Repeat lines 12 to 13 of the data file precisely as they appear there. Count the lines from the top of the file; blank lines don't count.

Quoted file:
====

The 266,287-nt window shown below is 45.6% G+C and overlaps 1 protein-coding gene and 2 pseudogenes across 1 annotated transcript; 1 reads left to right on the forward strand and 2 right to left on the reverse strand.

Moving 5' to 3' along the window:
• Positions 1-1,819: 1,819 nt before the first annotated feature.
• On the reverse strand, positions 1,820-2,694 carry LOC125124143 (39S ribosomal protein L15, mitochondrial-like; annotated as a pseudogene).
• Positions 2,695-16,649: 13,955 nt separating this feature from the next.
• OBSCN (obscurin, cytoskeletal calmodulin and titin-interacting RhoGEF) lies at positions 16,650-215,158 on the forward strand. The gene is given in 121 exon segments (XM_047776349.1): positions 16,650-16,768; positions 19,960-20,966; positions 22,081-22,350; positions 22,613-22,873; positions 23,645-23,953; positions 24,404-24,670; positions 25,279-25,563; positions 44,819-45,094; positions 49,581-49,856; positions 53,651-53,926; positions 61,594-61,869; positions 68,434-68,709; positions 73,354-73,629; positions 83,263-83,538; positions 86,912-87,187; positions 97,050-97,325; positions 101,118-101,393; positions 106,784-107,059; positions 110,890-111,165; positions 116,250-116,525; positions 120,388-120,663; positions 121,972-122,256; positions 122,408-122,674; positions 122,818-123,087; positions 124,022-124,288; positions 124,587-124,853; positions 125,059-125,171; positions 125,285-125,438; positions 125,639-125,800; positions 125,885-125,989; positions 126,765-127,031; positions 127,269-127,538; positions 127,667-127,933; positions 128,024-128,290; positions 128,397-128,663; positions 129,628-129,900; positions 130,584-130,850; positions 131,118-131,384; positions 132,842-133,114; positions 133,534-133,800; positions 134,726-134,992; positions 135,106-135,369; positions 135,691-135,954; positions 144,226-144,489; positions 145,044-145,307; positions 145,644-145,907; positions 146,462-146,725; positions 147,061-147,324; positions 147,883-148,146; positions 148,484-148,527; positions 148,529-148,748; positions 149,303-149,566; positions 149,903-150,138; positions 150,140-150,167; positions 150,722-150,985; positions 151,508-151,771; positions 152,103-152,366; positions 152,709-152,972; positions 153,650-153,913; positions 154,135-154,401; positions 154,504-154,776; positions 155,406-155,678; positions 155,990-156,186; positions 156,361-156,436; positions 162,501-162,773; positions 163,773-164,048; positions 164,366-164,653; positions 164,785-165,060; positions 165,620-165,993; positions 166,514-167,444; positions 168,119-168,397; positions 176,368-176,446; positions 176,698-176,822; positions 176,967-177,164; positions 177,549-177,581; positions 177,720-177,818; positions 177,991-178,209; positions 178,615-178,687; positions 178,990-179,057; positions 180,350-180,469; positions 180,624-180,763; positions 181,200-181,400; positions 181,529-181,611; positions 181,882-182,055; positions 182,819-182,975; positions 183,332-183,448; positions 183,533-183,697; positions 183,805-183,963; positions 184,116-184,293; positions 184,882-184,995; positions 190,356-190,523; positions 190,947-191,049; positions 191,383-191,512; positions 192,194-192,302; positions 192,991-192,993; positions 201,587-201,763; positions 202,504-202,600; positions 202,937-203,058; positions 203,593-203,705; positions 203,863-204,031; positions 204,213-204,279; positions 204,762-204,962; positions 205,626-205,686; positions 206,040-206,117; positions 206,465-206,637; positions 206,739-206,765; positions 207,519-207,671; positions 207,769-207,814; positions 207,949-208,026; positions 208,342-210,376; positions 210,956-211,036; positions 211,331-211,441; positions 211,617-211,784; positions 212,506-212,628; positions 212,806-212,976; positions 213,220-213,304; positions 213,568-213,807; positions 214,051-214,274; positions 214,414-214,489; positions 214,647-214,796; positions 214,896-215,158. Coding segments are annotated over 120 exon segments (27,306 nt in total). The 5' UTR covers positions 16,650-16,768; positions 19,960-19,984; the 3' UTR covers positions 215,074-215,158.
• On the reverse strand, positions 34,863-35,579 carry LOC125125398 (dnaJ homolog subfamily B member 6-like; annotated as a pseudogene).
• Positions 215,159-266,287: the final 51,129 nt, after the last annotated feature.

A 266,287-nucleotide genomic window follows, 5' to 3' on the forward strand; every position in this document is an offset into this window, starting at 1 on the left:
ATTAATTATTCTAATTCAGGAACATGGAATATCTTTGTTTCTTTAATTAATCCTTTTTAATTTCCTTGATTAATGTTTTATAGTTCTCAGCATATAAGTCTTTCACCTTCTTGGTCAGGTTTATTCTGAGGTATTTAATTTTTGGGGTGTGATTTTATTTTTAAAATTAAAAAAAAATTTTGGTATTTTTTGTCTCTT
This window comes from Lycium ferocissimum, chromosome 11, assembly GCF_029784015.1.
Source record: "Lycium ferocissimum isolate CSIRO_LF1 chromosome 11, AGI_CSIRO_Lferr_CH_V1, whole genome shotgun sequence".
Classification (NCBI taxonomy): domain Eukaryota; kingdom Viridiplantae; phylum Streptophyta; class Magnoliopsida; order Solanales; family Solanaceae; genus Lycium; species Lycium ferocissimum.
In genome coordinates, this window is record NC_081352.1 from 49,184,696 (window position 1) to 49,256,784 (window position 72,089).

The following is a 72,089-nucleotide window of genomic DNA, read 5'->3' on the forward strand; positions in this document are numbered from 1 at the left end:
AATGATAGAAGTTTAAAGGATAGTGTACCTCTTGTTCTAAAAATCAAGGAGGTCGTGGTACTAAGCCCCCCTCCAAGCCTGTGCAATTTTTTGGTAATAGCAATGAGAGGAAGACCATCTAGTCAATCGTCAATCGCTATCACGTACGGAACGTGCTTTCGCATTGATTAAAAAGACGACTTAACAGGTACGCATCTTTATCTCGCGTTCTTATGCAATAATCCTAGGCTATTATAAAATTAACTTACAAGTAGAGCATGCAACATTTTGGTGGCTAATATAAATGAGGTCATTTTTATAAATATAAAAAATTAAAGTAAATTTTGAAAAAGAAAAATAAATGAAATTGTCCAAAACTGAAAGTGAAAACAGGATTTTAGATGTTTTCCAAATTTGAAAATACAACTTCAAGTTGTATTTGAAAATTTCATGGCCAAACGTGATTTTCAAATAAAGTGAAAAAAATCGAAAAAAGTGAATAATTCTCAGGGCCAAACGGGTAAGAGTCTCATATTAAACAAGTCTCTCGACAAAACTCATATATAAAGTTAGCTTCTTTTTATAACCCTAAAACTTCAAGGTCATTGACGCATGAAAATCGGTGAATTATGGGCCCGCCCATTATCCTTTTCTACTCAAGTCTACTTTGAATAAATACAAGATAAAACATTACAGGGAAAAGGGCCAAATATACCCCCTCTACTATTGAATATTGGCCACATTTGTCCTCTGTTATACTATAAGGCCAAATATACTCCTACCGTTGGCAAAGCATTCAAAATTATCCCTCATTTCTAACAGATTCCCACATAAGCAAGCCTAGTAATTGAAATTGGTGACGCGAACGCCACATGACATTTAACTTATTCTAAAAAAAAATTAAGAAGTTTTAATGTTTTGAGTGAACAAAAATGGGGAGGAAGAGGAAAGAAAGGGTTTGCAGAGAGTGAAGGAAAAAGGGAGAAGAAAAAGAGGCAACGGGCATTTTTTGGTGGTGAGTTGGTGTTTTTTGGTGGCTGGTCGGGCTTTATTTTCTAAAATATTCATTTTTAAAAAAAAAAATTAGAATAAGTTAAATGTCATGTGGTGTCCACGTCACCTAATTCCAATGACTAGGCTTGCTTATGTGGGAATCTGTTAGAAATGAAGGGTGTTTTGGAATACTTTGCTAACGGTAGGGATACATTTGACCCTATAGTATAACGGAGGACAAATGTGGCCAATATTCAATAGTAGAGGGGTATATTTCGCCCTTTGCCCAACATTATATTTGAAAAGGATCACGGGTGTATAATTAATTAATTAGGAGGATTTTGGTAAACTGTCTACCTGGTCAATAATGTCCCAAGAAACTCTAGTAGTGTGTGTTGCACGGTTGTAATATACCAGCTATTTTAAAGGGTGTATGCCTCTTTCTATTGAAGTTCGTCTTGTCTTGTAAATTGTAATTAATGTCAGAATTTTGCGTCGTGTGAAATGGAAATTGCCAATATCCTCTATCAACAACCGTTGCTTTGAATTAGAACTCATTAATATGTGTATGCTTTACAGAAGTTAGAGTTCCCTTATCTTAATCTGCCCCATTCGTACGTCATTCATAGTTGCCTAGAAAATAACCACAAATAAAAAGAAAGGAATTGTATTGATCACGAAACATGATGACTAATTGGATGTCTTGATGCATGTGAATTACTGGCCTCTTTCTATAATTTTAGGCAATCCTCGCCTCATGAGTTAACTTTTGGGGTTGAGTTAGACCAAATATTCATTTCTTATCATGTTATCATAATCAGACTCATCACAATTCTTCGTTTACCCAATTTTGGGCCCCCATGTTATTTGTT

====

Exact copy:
Source record: "Lycium ferocissimum isolate CSIRO_LF1 chromosome 11, AGI_CSIRO_Lferr_CH_V1, whole genome shotgun sequence".
Classification (NCBI taxonomy): domain Eukaryota; kingdom Viridiplantae; phylum Streptophyta; class Magnoliopsida; order Solanales; family Solanaceae; genus Lycium; species Lycium ferocissimum.